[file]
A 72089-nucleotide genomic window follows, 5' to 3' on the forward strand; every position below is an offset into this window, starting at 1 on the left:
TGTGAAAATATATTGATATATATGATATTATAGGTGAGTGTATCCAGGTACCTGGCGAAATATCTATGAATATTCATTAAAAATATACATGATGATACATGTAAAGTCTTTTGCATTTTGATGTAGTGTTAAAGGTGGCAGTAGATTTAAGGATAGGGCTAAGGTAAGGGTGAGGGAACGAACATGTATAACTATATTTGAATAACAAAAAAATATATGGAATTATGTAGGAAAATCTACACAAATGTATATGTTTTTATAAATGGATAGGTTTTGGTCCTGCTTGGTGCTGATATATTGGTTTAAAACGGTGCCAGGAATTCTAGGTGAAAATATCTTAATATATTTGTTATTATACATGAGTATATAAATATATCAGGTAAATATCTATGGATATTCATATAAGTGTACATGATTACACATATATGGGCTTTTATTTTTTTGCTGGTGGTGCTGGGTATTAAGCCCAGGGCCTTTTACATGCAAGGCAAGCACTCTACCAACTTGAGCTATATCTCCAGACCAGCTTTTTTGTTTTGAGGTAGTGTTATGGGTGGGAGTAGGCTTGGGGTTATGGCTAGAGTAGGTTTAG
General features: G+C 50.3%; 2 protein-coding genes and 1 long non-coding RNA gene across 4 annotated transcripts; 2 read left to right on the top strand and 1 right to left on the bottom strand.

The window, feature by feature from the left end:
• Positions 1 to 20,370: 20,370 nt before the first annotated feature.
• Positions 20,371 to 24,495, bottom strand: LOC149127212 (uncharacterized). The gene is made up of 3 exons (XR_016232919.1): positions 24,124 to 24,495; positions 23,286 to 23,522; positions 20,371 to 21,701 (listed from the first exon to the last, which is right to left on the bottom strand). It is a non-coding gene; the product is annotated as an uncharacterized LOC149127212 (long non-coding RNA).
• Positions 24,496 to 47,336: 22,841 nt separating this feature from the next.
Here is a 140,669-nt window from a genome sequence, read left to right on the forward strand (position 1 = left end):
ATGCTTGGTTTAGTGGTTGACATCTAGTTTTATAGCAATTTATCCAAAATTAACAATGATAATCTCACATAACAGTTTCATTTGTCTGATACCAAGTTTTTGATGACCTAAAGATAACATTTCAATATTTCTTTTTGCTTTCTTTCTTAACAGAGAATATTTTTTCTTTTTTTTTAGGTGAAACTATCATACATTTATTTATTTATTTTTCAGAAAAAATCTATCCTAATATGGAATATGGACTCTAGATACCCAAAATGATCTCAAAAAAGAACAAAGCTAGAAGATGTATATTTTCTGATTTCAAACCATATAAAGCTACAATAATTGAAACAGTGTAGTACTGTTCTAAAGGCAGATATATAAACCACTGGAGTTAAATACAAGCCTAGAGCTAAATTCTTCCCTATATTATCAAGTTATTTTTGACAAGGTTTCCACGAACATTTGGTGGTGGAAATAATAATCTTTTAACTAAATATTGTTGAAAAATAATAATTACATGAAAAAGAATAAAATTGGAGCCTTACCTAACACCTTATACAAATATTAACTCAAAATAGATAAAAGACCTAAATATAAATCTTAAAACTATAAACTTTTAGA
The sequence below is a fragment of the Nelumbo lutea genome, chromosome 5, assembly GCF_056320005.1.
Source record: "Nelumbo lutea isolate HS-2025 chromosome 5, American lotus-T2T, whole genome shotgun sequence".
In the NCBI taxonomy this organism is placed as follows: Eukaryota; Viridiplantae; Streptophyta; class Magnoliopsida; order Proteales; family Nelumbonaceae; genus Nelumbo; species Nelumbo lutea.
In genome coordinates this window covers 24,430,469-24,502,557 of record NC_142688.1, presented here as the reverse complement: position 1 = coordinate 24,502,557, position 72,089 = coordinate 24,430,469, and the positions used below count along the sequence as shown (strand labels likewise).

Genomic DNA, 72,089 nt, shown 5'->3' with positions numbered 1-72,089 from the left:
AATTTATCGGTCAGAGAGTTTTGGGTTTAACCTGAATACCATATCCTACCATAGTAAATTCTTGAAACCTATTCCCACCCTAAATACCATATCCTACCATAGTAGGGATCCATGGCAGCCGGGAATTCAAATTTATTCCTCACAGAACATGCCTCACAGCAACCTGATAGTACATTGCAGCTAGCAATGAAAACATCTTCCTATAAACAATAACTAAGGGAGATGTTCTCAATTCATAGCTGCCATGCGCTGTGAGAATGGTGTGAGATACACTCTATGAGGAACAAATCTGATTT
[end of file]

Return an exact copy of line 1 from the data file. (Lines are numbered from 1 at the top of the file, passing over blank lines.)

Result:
A 72089-nucleotide genomic window follows, 5' to 3' on the forward strand; every position below is an offset into this window, starting at 1 on the left: